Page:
I remember being in Haiti when a young Haitian boy, about 7 years old, walked up to me with his hand out and spoke two of the few English words he knew: “I’m hungry.” Through an interpreter I learned that it had been a couple days since his last meal of beans and rice. That’s all he ever really ate – beans and rice. A very nice meal, on rare occasions, might include a chicken leg, and sometimes he might find (steal) a banana.
I’ve said “I’m hungry” many times – maybe waiting to be seated at a hostess stand, or before a big meal with family. My kids often say “I’m starving!” when they’ve had to go a few hours without more than a snack. But that little boy’s limit of hunger was much higher than mine or my children.
Over the break I got to take my family on vacation. One morning as we left a hotel with central heating and air conditioning and drove to the airport after a week that included Legoland, Disneyland, and fun in San Francisco, I hit a different limit. I heard those same words coming from the back seat: “I’m hungry!” Followed by, “Daddy, my stomach hurts I’m so hungry!” I was fed up with complaining. “Why is it raining?” “Traffic is so bad.” “How far is the airport?” “I’m so hungry!”
I think Monica and I are pretty good parents, but we’ve done something terribly wrong. We are much like thermostats, changing the temperature to ensure our children’s comfort. We’ve engaged when they were cold, hot, hungry, and generally whenever they are uncomfortable. We’ve constantly given our kids choices on what they can eat. We often cater to their preferences.
Here's the problem with that: I believe that often our preferences rob us of paradise. We were not meant to do whatever we want. In fact, when Paul describes those who are enemies of the gospel, he says “their god is their stomach…”(Philippians 3:19). Meaning, they eat whatever they are hungry for. They feed their appetites. Said otherwise, they follow their preferences. As I’ve spent the last 10 years studying a generation of young adults, I believe this marks us. We long to satisfy our every craving. We constantly seek to fix anything making us uncomfortable. This has caused us to be weak-minded, with no real resolve to fight sin. We are more like tourists than soldiers. We’ve embraced earthly citizenship rather than our calling to be strangers and aliens.
Imagine with me two scenarios. One is a trip to the airport with three kids in the back talking over each other expressing every single thing that might not be perfect. Their words are void of gratitude, even after a loving father has lavished on them experiences for their enjoyment. They point out that it’s cold and rainy, traffic is bad, the car is stuffy with luggage and every seat occupied, and that granola bar they had 30 minutes ago did not fill them. In fact, it left them “starving!”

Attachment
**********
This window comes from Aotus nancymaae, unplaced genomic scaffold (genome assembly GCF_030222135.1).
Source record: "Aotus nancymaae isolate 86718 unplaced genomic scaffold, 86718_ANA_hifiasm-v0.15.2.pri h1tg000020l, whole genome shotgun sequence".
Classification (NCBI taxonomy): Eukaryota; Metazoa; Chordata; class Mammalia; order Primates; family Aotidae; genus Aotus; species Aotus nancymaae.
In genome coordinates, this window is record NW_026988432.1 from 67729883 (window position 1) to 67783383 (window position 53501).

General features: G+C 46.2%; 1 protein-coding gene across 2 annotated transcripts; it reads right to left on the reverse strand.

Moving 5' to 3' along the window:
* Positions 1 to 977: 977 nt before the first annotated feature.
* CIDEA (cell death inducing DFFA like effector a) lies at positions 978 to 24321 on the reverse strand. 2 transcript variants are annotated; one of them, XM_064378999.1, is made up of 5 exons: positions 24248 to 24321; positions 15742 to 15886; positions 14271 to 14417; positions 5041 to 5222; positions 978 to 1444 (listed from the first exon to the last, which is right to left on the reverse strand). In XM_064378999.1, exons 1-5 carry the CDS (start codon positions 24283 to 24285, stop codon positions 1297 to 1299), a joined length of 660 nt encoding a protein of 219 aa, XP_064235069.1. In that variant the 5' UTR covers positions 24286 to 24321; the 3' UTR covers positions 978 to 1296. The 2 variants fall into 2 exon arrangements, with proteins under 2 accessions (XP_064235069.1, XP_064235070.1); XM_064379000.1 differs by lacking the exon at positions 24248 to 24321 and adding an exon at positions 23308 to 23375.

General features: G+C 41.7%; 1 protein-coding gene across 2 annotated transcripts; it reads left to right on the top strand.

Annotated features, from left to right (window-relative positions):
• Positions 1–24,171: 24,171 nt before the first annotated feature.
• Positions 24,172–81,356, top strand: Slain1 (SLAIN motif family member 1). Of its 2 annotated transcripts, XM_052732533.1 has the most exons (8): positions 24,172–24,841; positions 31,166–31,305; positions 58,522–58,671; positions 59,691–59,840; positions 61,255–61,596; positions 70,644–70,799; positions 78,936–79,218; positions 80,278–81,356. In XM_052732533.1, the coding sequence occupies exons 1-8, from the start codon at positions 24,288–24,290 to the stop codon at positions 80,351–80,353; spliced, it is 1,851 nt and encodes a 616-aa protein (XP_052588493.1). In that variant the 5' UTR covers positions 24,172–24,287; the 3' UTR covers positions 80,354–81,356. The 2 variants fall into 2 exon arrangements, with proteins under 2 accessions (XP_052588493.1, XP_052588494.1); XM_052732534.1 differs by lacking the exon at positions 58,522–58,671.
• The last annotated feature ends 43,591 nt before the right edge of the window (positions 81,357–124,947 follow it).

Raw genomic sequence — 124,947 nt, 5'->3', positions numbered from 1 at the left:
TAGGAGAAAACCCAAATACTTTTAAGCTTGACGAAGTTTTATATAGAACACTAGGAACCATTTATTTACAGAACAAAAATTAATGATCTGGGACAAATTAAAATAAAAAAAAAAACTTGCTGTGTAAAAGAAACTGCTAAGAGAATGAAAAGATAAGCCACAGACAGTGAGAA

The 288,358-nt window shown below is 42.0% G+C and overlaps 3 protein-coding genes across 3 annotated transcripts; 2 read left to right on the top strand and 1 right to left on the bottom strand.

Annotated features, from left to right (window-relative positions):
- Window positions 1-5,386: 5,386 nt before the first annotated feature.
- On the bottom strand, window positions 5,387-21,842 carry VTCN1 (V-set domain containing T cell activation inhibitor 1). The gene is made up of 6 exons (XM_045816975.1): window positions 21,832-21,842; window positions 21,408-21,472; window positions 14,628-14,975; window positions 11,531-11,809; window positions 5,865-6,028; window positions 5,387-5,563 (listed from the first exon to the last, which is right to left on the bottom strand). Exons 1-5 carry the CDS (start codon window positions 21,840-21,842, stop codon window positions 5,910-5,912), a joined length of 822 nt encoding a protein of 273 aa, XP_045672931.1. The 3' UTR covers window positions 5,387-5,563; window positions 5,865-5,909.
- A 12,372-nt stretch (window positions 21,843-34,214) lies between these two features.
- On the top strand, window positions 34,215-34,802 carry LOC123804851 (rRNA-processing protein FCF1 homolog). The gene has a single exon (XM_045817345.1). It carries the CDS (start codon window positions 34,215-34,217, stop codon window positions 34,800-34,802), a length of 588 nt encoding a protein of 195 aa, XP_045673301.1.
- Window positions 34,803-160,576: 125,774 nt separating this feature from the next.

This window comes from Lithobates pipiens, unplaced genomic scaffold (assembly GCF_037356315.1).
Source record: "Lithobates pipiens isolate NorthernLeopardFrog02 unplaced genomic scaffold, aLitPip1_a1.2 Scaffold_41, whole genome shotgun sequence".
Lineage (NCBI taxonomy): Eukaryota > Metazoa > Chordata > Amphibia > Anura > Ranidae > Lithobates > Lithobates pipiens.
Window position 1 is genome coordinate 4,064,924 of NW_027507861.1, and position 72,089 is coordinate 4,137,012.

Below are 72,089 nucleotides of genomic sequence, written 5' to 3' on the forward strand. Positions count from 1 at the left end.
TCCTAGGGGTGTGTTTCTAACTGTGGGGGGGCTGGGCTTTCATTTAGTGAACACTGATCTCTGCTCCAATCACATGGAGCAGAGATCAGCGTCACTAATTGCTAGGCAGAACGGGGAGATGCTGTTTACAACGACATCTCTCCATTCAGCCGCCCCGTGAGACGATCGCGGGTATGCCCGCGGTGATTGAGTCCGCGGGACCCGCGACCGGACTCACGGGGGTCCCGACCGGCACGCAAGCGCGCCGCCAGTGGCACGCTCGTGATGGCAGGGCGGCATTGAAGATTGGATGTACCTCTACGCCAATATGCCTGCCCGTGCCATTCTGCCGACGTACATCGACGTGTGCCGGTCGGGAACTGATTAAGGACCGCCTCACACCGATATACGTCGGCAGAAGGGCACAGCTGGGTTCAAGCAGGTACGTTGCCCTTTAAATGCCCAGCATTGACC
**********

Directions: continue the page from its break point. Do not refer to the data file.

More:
Now, for another scenario, imagine a car filled with children giving thanks that they have a car, and that the traffic allows them to see the sights, as they trust that their daddy knows when they should eat. They have preferences that are not being met, but they know their father is a great provider of everything he believes they need, and they trust him.
Which scenario is more like paradise? When our preferences for something turn to discontentment, paradise is farther out of reach. However, when we see that our unmet preferences make us stronger and more dependent on Jesus, Paradise is closer to us.
Jesus calls us to fast. That is to go without food. Why would Jesus want us to go without something that our body needs? I believe there are several lessons to learn in fasting. One of them is learning that we need Jesus more than food. Another lesson is that we don’t have to follow our cravings. We can build resolve to fight the cravings of our flesh. Through sanctification we are learning to trust God’s Spirit over the desires of our flesh. We don’t have to be slaves to our preferences. As Paul says, "I have learned the secret of being content in any and every situation...” (Philippians 4:12).
How can we “learn” this secret without ever actually being in want, or hungry? By hungry there, I don’t mean how I feel while waiting for my table at my favorite restaurant. I’m more referring to a hunger like what the boy in Haiti felt. It is a hunger than many of us may never know in the normal course of our lives. However, unlike that boy, we can willingly choose this hunger through fasting in order to realize that we need Jesus more than food, and to realize that we don’t have to follow our every craving.
You don't have to do whatever you want. In fact, it is not good to do whatever you want. People who do whatever they want become dysfunctional. They are selfish. Some of them are the most depressed and ungrateful people I've met. It is good to use your life for the purposes that God intends. We should seek to do whatever He wants. As we look to start a New Year Revolution, we are recruiting soldiers. Not weak-minded people who need to feed their every desire, but real fighters who demonstrate victory over the battles of sin in their lives. They resist the urge to sin and seek to please their Commanding Officer, not getting entangled in the affairs of this world. Is that you? If not, we are also training soldiers, and we’d love to help you get there. Come start a revolution with us!